What new technologies are we considering?
Directory. The publication of contact details and other descriptive information is often done on websites, always following local standards. This means that an attempt to contact a party is self-help, but requires manual work: the automation is one-sided only. An LDAP Global Directory uses standardised structures to represent contact information, identities and public-key credentials, and possibly even technical information. This means that it is easier to automate both ends of a communication. Imagine your email showing your ways to call a person, chat with them or send them a document.
Presence. Knowing when someone is online can be helpful. This may involve information about holidays, being on the phone, in a meeting or in a hotel. Such real-time information can be spread through various presence systems, such as SIP and XMPP.
Telephony. There is no reason to treat people as a number. They can be called over the Internet, using their online identity. It is possible to use trust systems to ensure that a calling party is indeed the expected caller, and not a spammer. It is possible to encipher the media streams between parties. All this can be established through SIP for complex operations, and potentially using XMPP for the link to an end-point user. In all cases, we will support telephony over IPv6, which resolves old problems with one-sided media connections.
Chat. Although chat sounds like a hobby technology, it is actively used in organisations as an incredibly potent way to quickly get in contact with a collegue. The implicit agreement is that people can see each other online, but won't greet each other or engage in smalltalk. Chat is only used in such environments when some information needs to be exchanged. This turns out to be very efficient, especially when combined with presence to ward off peers while concentrating on matters. The concrete protocol for this is XMPP.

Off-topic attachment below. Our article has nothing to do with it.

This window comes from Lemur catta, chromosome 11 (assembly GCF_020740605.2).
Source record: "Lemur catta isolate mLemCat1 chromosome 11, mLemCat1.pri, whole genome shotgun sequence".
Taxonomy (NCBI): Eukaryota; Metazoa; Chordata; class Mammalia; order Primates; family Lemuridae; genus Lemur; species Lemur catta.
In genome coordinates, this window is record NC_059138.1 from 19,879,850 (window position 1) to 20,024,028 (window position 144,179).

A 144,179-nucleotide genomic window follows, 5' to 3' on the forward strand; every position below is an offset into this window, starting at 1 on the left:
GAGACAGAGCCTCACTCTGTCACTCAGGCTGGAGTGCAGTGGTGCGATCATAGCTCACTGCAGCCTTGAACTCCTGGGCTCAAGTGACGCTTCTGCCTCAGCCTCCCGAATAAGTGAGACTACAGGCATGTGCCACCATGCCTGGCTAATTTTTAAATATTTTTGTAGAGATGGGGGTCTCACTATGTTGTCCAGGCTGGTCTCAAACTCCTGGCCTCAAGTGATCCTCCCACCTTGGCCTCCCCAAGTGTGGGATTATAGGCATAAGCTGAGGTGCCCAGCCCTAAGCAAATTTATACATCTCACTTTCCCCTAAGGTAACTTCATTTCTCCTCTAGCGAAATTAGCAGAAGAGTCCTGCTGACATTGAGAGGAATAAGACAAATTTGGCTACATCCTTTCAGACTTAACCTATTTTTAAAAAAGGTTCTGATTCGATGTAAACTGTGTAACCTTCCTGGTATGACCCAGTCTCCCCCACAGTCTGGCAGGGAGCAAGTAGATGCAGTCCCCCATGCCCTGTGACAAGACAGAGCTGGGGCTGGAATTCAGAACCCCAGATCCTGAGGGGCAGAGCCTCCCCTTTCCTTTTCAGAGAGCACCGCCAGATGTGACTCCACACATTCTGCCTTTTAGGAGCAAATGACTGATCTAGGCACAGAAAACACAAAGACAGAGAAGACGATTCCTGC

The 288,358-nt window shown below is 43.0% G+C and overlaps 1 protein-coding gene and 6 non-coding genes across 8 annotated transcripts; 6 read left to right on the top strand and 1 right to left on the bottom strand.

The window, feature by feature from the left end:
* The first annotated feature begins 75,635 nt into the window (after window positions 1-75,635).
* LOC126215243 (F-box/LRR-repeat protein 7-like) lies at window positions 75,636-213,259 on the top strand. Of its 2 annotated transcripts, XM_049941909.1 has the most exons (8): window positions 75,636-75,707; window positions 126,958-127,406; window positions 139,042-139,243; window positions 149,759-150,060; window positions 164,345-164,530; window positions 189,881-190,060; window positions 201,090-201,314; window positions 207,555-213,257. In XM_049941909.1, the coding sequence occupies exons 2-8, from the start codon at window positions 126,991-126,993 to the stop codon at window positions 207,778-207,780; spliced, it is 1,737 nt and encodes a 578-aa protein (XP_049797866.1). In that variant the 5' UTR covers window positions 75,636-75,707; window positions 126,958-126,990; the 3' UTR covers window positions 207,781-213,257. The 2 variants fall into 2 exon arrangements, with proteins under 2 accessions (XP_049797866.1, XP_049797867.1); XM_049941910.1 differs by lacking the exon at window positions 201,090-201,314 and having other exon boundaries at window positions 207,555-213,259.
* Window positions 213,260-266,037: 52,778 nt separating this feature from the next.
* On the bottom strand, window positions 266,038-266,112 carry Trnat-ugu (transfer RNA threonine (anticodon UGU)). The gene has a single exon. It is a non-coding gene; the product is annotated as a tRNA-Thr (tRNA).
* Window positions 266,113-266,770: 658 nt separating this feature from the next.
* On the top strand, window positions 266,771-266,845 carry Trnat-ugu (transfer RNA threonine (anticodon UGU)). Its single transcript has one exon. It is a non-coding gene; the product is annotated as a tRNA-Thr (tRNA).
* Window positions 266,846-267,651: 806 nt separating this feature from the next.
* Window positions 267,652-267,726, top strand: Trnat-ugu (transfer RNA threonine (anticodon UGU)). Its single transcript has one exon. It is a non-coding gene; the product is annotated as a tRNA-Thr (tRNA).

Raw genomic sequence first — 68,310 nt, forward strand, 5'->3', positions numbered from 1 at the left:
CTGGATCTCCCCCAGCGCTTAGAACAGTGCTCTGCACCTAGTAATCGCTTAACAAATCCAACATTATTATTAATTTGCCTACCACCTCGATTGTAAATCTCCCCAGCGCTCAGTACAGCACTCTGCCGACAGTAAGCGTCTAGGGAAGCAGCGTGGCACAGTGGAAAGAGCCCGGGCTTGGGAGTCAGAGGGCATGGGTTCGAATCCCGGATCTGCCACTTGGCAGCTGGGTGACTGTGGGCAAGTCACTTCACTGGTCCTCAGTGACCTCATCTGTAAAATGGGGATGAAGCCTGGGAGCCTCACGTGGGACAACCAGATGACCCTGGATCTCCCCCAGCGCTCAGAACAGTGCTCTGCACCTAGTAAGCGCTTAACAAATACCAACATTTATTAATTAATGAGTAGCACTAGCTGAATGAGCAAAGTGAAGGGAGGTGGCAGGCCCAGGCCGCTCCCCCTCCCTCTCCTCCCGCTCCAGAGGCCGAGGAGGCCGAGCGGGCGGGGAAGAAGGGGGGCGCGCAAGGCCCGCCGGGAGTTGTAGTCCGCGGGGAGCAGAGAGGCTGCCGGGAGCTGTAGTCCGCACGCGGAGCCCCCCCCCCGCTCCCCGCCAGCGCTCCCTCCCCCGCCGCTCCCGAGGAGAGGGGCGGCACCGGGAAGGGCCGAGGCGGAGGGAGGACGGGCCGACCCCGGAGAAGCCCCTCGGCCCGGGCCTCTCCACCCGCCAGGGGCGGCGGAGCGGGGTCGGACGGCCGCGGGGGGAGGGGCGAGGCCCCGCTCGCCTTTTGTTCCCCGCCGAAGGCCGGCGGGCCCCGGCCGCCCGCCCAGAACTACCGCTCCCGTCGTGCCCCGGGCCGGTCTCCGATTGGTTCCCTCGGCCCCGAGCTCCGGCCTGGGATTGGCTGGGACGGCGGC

Posting. Being able to send small stories (or "blogs") into the world is a great way of sharing your interests with others. We aim to support feeds over ATOM and RSS. Feedback can swim upstream using the Salmon protocol. VIsibility can be limited with the aforementioned identity and trust mechanisms.
File sharing. We are looking for ways to post not just textual information, but also more general streams, such as photo streams, and documents. Needless to say that the scope of publication would be controlled under the identity and trust setup.
Microblogging. Protocols are to be determined; there is a wide range of OpenSocial protocols that could do this, but not standard mechanism has yet evolved. One thing we are certainly interested in is to create IRC channels with controllable visibility; this would link in with the identity and trust schema's. Possible applications of that would be a chat session with a group of friends, another with family members, and yet another with a group at work. IRC has survived the years because it is incredibly potent and lends itself to get together as a group. On top of that, users preferring a chat interface can use crossover applications, for instance from XMPP to IRC. What is still missing here, is informal #tagging.
Streaming. We are looking for mechanisms to support streaming of real-time, possibly even live media over a role. As before, visbility can be controlled using the identity and trust setup that we have planned. This is work to be done, but technologies that interest us include BitTorrent and Tribler.
Calendaring. In-house calendaring is becoming normal practice in many companies, but as soon as company boundaries are crossed, it becomes a bit of a drama. CalDAV is a protocol that resorts to polling a web-based calendar location; iMIP is a form to attach calendars to email, where it needs to be picked up manually (or otherwise spammers may book you into a meeting with them) and so there is a need to promote calendaring across domains. The iCalendar file format is standardised, but we see various better ways of exchanging them. The aim is to automate as much as possible about cross-domain planning, ranging from hair dressers to corporate meetings, including iCalendar users as well as those who prefer a paper diary.
...and much, much more!
Read more about...
- ...our mission
- ...how we are breaking through the technology impasse
- ...what our architecture offers
- ...what new technologies we are considering
- ...the link to concrete projects
- ...how to contact us